OSHA Safety Manuals | demolition
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Unexpected Hazards In Demolition Work Remodeling of buildings sometimes involves demolishing parts of existing structures to make room for new improvements. Demolition can expose workers to dangerous materials that are sometimes difficult to recognize. In many cases, even the building owner may not know these hazards are present. Potentially dangerous materials include lead, silica and asbestos. Lead dust is caused by removing, grinding, or cutting materials covered with lead based paint, or from handling metallic lead. Lead fumes can also be created when a torch is used to cut tanks that have contained leaded gasoline or other lead containing products. Since lead...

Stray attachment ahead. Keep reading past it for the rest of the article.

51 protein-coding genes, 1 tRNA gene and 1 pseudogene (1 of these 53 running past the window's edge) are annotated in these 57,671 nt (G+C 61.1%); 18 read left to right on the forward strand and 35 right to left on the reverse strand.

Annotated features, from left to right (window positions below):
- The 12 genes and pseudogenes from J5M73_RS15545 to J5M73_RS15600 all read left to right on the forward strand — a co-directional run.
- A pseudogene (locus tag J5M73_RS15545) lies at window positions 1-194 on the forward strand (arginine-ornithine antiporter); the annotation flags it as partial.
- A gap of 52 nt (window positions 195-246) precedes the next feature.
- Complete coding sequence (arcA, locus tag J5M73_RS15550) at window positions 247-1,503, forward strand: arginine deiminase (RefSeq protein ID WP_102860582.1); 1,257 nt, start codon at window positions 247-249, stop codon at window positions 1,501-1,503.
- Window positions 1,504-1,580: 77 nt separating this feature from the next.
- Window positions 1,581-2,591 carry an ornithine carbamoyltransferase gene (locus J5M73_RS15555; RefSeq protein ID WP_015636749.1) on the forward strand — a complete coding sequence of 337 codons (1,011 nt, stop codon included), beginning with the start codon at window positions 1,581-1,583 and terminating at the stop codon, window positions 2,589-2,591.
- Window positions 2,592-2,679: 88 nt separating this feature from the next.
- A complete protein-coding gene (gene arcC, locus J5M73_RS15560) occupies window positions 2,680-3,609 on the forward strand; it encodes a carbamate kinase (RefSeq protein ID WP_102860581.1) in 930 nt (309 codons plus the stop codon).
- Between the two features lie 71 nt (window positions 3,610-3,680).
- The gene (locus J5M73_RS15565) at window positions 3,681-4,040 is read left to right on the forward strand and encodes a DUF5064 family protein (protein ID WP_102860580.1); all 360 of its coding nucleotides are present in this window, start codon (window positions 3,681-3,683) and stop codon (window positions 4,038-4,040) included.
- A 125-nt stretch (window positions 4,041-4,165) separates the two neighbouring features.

Demolition Safety Planning Planning for a demolition project is just as important as actually doing the work. According to OSHA, a qualified person experienced in all phases of the demolition should conduct the demolition planning. Consider the following when planning any demolition project: The planning methods that will be used to bring the structure down The necessary equipment to do the job Proper permits and public utility notifications Prior to the Start of a Demolition Project The engineer must complete a written survey to determine if there are any hazardous substances in the structure, and asses the condition of the floors, walls, and framing to...